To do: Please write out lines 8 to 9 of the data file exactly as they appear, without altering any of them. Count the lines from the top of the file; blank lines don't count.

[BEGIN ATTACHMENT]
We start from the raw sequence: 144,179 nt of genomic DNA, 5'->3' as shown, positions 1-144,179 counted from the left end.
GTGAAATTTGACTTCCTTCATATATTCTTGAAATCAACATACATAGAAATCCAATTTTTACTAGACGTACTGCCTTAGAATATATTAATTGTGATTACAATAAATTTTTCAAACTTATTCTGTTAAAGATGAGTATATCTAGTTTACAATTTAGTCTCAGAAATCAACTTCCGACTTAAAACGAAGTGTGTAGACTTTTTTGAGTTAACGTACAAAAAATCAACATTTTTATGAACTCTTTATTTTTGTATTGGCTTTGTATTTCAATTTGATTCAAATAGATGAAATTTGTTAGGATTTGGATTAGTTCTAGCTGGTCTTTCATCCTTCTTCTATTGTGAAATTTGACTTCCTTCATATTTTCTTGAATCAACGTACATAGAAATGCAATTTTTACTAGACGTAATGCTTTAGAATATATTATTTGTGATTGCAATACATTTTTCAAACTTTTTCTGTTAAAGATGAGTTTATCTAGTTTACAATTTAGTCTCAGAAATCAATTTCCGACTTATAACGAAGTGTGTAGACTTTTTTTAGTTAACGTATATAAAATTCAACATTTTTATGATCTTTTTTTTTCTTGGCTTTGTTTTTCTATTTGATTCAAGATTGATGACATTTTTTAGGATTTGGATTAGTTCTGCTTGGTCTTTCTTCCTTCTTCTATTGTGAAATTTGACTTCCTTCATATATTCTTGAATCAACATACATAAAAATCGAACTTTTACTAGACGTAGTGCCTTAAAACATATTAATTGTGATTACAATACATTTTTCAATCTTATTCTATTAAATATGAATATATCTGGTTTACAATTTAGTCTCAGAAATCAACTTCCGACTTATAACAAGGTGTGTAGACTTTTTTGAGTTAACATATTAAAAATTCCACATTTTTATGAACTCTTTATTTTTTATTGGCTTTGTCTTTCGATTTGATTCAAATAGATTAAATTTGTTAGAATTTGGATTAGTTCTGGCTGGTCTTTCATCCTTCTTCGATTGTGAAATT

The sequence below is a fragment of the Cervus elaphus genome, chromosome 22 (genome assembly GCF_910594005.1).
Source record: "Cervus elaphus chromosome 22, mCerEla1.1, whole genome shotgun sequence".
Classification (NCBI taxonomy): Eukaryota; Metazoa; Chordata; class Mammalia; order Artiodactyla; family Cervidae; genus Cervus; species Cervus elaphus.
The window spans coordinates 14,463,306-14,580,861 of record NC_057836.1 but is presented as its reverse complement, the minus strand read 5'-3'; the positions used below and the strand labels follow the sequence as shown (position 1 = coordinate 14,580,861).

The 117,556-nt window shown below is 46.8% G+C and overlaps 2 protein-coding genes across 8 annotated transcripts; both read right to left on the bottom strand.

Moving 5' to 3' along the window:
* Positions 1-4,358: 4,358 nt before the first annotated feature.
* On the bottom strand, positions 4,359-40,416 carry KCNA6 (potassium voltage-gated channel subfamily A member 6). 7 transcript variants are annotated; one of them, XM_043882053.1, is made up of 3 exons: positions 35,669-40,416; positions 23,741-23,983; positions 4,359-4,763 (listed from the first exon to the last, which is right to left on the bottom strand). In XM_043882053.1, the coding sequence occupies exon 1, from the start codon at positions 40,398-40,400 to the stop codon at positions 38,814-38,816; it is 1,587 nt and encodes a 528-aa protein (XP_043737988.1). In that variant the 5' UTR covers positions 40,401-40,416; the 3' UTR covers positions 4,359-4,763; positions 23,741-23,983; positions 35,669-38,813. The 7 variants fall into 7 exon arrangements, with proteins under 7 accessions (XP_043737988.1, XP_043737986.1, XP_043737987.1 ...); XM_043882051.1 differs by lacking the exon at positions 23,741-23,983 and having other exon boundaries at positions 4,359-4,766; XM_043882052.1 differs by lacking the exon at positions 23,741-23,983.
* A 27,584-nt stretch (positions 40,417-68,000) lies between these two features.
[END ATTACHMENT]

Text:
Moving 5' to 3' along the window:
* Positions 1-4,358: 4,358 nt before the first annotated feature.